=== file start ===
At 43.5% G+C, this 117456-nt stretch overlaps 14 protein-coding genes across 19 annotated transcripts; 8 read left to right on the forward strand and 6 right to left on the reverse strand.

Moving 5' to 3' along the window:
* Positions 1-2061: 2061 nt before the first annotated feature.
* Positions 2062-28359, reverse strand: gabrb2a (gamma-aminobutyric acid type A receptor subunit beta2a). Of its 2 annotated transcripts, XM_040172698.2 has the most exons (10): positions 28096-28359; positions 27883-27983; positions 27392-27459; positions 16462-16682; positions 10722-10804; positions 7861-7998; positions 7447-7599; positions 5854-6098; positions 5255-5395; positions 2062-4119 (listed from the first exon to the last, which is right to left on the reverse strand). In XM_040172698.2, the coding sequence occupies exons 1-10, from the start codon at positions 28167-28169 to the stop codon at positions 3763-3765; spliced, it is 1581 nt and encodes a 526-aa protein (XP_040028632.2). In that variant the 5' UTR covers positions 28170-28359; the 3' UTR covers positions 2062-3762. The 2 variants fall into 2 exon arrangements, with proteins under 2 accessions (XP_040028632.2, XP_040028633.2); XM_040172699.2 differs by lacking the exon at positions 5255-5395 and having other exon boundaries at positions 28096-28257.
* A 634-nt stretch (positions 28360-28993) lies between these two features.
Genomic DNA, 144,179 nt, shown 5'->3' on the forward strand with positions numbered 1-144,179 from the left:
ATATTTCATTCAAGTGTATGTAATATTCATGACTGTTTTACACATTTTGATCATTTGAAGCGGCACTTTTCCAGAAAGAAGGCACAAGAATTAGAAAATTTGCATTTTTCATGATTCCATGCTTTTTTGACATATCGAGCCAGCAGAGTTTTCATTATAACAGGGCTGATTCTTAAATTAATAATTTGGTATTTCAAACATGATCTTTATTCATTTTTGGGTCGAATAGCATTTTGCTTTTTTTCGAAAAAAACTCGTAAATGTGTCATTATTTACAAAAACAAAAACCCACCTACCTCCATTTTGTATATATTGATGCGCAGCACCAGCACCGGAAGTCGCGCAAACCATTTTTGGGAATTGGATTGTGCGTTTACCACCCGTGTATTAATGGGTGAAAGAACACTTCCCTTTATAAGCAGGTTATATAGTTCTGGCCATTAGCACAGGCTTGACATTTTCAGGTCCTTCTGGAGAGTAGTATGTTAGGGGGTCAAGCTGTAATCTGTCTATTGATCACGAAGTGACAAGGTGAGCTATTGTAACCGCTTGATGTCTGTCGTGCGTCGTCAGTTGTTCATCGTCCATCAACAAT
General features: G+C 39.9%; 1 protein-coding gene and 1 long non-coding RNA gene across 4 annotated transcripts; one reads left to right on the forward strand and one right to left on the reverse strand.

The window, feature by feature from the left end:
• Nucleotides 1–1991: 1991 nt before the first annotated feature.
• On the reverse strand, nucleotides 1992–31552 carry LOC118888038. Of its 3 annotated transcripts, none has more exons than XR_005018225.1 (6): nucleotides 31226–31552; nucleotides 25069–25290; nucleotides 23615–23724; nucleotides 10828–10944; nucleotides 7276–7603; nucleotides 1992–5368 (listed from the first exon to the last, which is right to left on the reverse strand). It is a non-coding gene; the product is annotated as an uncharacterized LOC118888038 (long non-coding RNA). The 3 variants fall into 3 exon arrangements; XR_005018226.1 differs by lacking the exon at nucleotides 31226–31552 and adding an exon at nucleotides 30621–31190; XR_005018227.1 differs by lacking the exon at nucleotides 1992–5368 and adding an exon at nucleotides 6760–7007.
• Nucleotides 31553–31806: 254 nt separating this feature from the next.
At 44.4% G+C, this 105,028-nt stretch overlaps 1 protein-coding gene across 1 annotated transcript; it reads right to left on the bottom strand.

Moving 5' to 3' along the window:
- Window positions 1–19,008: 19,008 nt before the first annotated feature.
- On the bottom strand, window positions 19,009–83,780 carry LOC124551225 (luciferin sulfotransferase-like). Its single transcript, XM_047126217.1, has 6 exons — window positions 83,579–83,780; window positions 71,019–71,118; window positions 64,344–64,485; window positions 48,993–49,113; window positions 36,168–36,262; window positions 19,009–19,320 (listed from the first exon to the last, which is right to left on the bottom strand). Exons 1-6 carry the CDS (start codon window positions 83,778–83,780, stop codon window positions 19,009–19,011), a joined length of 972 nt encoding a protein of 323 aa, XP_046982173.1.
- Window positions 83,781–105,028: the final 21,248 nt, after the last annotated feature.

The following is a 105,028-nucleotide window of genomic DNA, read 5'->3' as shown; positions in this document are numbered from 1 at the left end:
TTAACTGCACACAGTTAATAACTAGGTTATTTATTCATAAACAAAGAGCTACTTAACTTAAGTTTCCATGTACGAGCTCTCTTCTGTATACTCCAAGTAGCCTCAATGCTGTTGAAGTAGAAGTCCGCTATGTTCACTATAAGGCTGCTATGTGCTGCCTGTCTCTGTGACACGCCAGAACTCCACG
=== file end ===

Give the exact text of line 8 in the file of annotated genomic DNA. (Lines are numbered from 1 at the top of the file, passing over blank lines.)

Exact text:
General features: G+C 39.9%; 1 protein-coding gene and 1 long non-coding RNA gene across 4 annotated transcripts; one reads left to right on the forward strand and one right to left on the reverse strand.